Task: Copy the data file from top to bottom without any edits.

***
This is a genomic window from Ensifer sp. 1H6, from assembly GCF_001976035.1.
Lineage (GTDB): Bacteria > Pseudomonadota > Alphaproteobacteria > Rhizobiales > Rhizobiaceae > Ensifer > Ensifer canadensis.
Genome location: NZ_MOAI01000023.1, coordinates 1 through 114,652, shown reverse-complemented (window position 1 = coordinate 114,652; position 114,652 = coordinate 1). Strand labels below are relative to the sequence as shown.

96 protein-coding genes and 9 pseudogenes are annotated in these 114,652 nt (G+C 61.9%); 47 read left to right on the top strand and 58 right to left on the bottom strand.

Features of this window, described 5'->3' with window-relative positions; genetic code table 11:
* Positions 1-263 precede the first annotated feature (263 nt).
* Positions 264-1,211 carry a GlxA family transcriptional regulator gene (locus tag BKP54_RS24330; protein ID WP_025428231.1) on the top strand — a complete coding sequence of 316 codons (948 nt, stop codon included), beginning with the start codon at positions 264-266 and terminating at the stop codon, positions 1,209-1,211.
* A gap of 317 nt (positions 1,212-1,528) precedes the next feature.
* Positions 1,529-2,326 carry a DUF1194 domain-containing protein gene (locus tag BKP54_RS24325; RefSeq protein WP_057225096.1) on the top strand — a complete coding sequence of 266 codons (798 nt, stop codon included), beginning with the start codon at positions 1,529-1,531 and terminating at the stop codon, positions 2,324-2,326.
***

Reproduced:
This is a genomic window from Ensifer sp. 1H6, from assembly GCF_001976035.1.
Lineage (GTDB): Bacteria > Pseudomonadota > Alphaproteobacteria > Rhizobiales > Rhizobiaceae > Ensifer > Ensifer canadensis.
Genome location: NZ_MOAI01000023.1, coordinates 1 through 114,652, shown reverse-complemented (window position 1 = coordinate 114,652; position 114,652 = coordinate 1). Strand labels below are relative to the sequence as shown.

96 protein-coding genes and 9 pseudogenes are annotated in these 114,652 nt (G+C 61.9%); 47 read left to right on the top strand and 58 right to left on the bottom strand.

Features of this window, described 5'->3' with window-relative positions; genetic code table 11:
* Positions 1-263 precede the first annotated feature (263 nt).
* Positions 264-1,211 carry a GlxA family transcriptional regulator gene (locus tag BKP54_RS24330; protein ID WP_025428231.1) on the top strand — a complete coding sequence of 316 codons (948 nt, stop codon included), beginning with the start codon at positions 264-266 and terminating at the stop codon, positions 1,209-1,211.
* A gap of 317 nt (positions 1,212-1,528) precedes the next feature.
* Positions 1,529-2,326 carry a DUF1194 domain-containing protein gene (locus tag BKP54_RS24325; RefSeq protein WP_057225096.1) on the top strand — a complete coding sequence of 266 codons (798 nt, stop codon included), beginning with the start codon at positions 1,529-1,531 and terminating at the stop codon, positions 2,324-2,326.